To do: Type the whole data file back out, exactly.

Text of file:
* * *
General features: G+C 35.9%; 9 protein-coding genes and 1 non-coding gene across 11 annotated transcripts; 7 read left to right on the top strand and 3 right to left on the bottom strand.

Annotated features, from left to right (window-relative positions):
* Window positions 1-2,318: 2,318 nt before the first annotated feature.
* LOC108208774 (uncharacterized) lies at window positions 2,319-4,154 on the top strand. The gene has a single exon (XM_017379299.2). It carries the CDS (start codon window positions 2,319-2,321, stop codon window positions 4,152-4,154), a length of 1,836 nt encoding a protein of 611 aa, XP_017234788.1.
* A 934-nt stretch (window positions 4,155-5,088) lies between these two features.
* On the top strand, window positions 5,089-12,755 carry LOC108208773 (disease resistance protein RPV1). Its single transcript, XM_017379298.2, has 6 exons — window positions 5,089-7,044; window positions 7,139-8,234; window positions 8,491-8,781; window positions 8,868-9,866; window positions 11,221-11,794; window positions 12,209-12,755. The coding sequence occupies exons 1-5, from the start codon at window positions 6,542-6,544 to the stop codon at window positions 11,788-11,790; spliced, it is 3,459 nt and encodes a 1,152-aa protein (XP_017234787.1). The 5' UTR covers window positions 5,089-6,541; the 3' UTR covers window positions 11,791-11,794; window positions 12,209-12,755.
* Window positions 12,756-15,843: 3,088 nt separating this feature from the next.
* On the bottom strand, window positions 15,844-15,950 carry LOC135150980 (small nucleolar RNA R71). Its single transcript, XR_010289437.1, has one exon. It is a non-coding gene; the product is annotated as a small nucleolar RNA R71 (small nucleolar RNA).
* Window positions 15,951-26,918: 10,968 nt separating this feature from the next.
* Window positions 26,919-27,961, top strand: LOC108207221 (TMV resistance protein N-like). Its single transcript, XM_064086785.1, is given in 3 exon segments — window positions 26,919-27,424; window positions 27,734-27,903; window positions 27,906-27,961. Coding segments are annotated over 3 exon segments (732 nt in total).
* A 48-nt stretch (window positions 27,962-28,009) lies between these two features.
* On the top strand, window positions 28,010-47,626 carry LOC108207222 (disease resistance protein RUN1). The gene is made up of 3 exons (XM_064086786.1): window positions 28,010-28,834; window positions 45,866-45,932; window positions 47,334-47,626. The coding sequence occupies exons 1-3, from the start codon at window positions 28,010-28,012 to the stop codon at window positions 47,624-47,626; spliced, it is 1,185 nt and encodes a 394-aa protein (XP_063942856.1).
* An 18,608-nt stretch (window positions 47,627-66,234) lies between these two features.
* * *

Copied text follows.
General features: G+C 35.9%; 9 protein-coding genes and 1 non-coding gene across 11 annotated transcripts; 7 read left to right on the top strand and 3 right to left on the bottom strand.

Annotated features, from left to right (window-relative positions):
* Window positions 1-2,318: 2,318 nt before the first annotated feature.
* LOC108208774 (uncharacterized) lies at window positions 2,319-4,154 on the top strand. The gene has a single exon (XM_017379299.2). It carries the CDS (start codon window positions 2,319-2,321, stop codon window positions 4,152-4,154), a length of 1,836 nt encoding a protein of 611 aa, XP_017234788.1.
* A 934-nt stretch (window positions 4,155-5,088) lies between these two features.
* On the top strand, window positions 5,089-12,755 carry LOC108208773 (disease resistance protein RPV1). Its single transcript, XM_017379298.2, has 6 exons — window positions 5,089-7,044; window positions 7,139-8,234; window positions 8,491-8,781; window positions 8,868-9,866; window positions 11,221-11,794; window positions 12,209-12,755. The coding sequence occupies exons 1-5, from the start codon at window positions 6,542-6,544 to the stop codon at window positions 11,788-11,790; spliced, it is 3,459 nt and encodes a 1,152-aa protein (XP_017234787.1). The 5' UTR covers window positions 5,089-6,541; the 3' UTR covers window positions 11,791-11,794; window positions 12,209-12,755.
* Window positions 12,756-15,843: 3,088 nt separating this feature from the next.
* On the bottom strand, window positions 15,844-15,950 carry LOC135150980 (small nucleolar RNA R71). Its single transcript, XR_010289437.1, has one exon. It is a non-coding gene; the product is annotated as a small nucleolar RNA R71 (small nucleolar RNA).
* Window positions 15,951-26,918: 10,968 nt separating this feature from the next.
* Window positions 26,919-27,961, top strand: LOC108207221 (TMV resistance protein N-like). Its single transcript, XM_064086785.1, is given in 3 exon segments — window positions 26,919-27,424; window positions 27,734-27,903; window positions 27,906-27,961. Coding segments are annotated over 3 exon segments (732 nt in total).
* A 48-nt stretch (window positions 27,962-28,009) lies between these two features.
* On the top strand, window positions 28,010-47,626 carry LOC108207222 (disease resistance protein RUN1). The gene is made up of 3 exons (XM_064086786.1): window positions 28,010-28,834; window positions 45,866-45,932; window positions 47,334-47,626. The coding sequence occupies exons 1-3, from the start codon at window positions 28,010-28,012 to the stop codon at window positions 47,624-47,626; spliced, it is 1,185 nt and encodes a 394-aa protein (XP_063942856.1).
* An 18,608-nt stretch (window positions 47,627-66,234) lies between these two features.